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The Other Polynesian Gourd

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dc.contributor.authorWhistler, W Arthuren_US
dc.date.accessioned2008-04-18T02:10:03Z-
dc.date.available2008-04-18T02:10:03Z-
dc.date.issued1990-04en_US
dc.identifier.citationWhistler WA. 1990. The other Polynesian gourd. Pac Sci 44(2): 115-122.en_US
dc.identifier.issn0030-8870en_US
dc.identifier.urihttp://hdl.handle.net/10125/1263-
dc.description.abstractA review of botanical specimens and ethnographic literature indicates that a small calabash used as a vessel for scented coconut oil in Polynesia before European contact belongs to Benin casa hispida (Thunb.) Cogn., the wax gourd, rather than to Lagenaria siceraria (Molina) Standl., the bottle gourd. Current literature does not mention any use of the edible wax gourd fruit as a calabash. It was also determined that there is no verifiable record of the bottle gourd having been present in western Polynesia before 1965, suggesting that the known occurrence of this species in eastern Polynesia before European contact may be attributed to dispersal from South America rather than from the west as is commonly believed.en_US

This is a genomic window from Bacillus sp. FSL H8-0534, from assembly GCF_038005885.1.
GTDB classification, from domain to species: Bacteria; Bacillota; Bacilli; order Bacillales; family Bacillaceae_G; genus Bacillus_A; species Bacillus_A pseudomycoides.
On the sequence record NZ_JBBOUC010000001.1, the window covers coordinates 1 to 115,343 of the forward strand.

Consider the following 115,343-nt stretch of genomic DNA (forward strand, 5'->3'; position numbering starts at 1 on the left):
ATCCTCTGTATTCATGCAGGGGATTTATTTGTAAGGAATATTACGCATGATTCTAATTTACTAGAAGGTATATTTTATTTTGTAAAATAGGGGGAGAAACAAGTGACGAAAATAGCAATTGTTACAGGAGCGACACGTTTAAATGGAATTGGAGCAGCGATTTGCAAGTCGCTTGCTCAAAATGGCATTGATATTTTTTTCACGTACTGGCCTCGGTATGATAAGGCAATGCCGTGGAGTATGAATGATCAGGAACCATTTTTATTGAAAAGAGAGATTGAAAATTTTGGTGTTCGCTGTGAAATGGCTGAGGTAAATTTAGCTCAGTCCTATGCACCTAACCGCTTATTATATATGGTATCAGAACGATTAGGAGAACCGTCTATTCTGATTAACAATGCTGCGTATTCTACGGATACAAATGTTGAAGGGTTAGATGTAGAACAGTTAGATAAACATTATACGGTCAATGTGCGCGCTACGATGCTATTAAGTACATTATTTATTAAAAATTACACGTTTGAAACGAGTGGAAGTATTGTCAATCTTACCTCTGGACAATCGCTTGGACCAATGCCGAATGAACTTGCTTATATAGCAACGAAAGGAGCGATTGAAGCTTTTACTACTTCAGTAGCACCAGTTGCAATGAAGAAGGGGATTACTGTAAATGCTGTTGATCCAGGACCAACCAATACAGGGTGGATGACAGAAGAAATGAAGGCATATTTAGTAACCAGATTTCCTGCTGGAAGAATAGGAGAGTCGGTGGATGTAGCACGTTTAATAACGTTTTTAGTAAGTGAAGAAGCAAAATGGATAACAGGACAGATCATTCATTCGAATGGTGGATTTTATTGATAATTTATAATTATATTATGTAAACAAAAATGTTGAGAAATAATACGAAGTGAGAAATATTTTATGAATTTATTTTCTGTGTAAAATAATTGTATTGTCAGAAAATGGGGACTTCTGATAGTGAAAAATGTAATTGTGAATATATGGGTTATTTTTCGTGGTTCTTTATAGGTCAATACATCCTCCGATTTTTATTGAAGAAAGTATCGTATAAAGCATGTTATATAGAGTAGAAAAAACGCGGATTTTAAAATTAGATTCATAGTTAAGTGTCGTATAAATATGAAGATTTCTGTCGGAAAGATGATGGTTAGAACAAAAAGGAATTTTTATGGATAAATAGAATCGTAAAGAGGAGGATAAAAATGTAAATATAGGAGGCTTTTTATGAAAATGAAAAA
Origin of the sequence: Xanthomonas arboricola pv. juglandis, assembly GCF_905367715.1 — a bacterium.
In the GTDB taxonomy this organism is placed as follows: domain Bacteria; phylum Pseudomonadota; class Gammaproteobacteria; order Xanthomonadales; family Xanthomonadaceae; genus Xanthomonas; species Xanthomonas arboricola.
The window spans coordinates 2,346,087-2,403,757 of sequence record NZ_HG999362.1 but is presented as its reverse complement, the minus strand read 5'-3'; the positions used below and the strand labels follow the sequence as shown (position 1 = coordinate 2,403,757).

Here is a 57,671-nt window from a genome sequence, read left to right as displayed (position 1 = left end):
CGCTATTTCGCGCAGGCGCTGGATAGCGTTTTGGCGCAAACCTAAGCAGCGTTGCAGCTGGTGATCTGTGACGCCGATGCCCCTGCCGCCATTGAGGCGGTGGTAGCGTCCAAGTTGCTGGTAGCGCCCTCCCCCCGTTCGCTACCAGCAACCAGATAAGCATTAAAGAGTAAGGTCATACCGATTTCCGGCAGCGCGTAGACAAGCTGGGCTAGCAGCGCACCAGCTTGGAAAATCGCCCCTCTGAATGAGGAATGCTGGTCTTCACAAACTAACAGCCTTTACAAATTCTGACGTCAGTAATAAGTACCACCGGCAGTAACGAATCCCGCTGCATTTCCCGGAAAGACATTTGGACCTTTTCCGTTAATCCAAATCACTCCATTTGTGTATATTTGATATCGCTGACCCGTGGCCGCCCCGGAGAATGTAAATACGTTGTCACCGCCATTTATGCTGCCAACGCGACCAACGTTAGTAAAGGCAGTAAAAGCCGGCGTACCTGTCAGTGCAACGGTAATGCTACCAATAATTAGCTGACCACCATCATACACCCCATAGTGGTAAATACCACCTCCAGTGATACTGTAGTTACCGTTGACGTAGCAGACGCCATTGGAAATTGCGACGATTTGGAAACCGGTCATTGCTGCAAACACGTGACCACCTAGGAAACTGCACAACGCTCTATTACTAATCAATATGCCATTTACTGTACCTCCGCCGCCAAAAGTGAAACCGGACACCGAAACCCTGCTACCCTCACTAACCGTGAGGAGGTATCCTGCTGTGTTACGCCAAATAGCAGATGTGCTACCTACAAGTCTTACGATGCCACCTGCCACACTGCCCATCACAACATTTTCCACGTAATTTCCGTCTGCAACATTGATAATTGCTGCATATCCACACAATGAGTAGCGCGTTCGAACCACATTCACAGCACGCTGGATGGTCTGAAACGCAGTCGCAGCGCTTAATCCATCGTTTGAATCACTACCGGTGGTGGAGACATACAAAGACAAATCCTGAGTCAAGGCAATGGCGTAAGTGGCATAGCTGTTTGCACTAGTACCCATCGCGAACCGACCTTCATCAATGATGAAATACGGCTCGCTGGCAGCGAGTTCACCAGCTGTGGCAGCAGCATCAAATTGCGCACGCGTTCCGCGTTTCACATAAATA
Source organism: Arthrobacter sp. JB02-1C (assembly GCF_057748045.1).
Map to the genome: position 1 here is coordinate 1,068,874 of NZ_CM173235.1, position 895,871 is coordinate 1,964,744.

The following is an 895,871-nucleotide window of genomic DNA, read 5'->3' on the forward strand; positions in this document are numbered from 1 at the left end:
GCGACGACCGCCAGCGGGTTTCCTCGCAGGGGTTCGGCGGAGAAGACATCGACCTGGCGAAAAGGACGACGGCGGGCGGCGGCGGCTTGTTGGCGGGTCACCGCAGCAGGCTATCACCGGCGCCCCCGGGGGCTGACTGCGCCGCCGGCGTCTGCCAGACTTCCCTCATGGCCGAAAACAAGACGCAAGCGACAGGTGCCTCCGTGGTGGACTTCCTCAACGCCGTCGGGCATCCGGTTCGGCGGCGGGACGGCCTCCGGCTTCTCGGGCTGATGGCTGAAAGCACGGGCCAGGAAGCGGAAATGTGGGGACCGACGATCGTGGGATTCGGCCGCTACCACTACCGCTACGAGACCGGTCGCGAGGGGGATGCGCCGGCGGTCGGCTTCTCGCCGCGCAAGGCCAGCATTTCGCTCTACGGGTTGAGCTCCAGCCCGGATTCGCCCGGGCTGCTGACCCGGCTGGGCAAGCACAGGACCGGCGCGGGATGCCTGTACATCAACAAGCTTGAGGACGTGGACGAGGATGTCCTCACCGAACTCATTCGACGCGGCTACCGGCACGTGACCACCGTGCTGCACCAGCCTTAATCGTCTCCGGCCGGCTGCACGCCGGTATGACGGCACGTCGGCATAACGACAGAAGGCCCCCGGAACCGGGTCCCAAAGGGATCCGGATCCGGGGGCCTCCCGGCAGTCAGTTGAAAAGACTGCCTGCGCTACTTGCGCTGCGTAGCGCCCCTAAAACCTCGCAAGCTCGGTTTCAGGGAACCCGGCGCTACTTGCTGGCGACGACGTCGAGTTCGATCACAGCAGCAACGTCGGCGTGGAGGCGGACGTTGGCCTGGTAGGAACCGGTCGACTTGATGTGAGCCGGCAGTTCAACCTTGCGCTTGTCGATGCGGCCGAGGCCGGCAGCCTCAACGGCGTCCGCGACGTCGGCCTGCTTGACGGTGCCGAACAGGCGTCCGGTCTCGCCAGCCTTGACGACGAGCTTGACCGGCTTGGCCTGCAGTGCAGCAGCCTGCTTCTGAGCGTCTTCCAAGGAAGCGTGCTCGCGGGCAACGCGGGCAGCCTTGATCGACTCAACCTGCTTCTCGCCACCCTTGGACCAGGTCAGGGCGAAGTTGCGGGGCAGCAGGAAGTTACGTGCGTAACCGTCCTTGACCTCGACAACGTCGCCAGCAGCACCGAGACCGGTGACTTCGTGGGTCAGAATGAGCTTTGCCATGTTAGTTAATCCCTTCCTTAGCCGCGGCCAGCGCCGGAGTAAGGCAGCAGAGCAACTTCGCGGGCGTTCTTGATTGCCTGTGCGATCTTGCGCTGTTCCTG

dc.language.isoen-USen_US
dc.publisherUniversity of Hawaii Pressen_US
dc.titleThe Other Polynesian Gourden_US
dc.typeArticleen_US
dc.type.dcmiTexten_US
Appears in Collections:Whistler, W. Arthur
Pacific Science Volume 44, Number 2, 1990



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